(Scarce) Paris Cats

I keep an eye out constantly, but we just don’t see that many cats. With a serious rat problem, it seems like Paris needs more cats!  I would love to do a big, long post just on cats. Unfortunately, this post includes every cat we’ve seen since we’ve been here . . . a whopping 6 cats!

Okay, he’s on the 3rd floor. The window is closed. He’s looking down. Now what? (I don’t want to look..)

 

This long-haired beauty was almost hidden by the surrounding vines.

 

Roommate to the previous cat, this one decided to go for a walk, which he did straight down the alley. (If you look closely, you can see his roommate sitting in the window to the right of the bike’s red child seat.)

 

This cat came and went out of the creperie across the street like he owned the place.

 

We noticed he was still inside after the creperie closed at night, so maybe he did own the place.  Or maybe he was just the night watchman.

 

And then there was La Pere Lechaise chat.

 

This orange restaurant cat can’t understand why Chuck won’t let him help order off the menu. He KNOWS what’s good here!

Street Performers

We commented several times on the lack of mimes on this visit. We only saw one mime and she was in Versailles.  We’ve never before been to Montmartre without seeing at least one mime and often several. But this time we saw none up there. Is it a dying art? I certainly hope not.  It’s a real mystery. On the other hand, there seems to be no shortage of the other usual street performers, especially on the pedestrian bridge between our island and the island that Notre Dame is on. It’s just constant entertainment  and we love it.  They really make Paris feel like . . . well, Paris.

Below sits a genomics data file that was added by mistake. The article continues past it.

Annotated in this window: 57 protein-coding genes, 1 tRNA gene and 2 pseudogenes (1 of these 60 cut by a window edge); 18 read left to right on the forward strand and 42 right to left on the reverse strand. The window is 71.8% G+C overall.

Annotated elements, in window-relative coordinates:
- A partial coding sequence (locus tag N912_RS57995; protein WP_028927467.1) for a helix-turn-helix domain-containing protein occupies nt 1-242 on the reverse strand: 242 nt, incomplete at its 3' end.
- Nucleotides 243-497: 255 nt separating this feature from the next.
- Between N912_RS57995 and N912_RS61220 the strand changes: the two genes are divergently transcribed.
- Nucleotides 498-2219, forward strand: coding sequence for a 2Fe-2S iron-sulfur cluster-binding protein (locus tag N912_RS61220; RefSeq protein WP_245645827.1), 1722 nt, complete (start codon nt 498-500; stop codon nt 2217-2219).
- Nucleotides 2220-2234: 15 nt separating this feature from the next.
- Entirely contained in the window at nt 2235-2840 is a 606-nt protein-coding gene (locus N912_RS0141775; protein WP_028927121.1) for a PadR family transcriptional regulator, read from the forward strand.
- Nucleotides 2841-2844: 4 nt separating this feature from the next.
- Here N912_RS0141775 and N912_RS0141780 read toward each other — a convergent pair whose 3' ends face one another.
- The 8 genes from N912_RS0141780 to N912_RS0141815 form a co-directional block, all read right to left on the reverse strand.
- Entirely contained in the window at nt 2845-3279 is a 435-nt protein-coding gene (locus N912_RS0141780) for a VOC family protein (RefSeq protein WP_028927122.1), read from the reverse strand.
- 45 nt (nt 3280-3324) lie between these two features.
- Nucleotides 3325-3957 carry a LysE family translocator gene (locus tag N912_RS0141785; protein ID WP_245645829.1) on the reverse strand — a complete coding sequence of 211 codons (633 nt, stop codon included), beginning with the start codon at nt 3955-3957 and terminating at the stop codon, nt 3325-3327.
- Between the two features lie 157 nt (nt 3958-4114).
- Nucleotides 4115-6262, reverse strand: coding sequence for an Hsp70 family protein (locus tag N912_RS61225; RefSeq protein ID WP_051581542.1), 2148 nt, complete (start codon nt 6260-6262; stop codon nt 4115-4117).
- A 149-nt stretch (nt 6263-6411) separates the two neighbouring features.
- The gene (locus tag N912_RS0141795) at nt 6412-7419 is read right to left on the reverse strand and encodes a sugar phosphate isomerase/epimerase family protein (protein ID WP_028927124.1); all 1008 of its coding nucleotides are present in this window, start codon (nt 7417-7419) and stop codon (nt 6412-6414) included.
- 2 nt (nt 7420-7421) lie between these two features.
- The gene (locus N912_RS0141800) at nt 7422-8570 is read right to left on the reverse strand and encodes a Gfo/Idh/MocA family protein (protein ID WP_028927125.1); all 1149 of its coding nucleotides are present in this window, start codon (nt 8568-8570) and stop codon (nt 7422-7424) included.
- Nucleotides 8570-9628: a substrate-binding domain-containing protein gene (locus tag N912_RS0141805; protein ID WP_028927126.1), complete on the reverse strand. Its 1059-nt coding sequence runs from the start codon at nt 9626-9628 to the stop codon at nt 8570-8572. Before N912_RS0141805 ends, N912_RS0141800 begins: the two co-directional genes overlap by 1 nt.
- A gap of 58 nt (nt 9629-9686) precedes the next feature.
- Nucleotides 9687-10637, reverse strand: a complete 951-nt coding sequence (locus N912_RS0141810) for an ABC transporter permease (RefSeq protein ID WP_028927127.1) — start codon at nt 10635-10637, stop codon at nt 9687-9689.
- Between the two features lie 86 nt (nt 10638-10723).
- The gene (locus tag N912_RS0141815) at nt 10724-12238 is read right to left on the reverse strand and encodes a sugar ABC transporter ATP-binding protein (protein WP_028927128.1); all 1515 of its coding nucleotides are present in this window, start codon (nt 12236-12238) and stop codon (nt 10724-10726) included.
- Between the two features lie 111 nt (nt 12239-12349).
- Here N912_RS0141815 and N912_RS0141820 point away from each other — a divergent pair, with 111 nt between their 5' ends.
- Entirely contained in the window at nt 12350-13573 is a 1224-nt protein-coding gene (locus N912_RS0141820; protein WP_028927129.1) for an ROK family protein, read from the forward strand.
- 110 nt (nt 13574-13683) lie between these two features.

This was the only mime we’ve seen since we’ve been here and she was down the street from the Palace in Versailles. She was cute though.

 

This guy was playing a Celtic Harp on the sidewalk next to Notre Dame.

 

Rollerblading is popular here, especially among the street performers. This guy was very talented at weaving in and out among the little cones.

 

Working accordion players are common on the Metro. And there’s nothing like an accordion to make it sound and feel like Paris.

 

This accordion player on the bridge near our hotel was taking a break and so was his little dog.

 

This marionette performer on the bridge near out hotel was one of the more unusual street performers we’ve seen.

 

Lots of guitarists playing a wide variety of guitar music. And selfie-takers are ubiquitous . . . and annoying!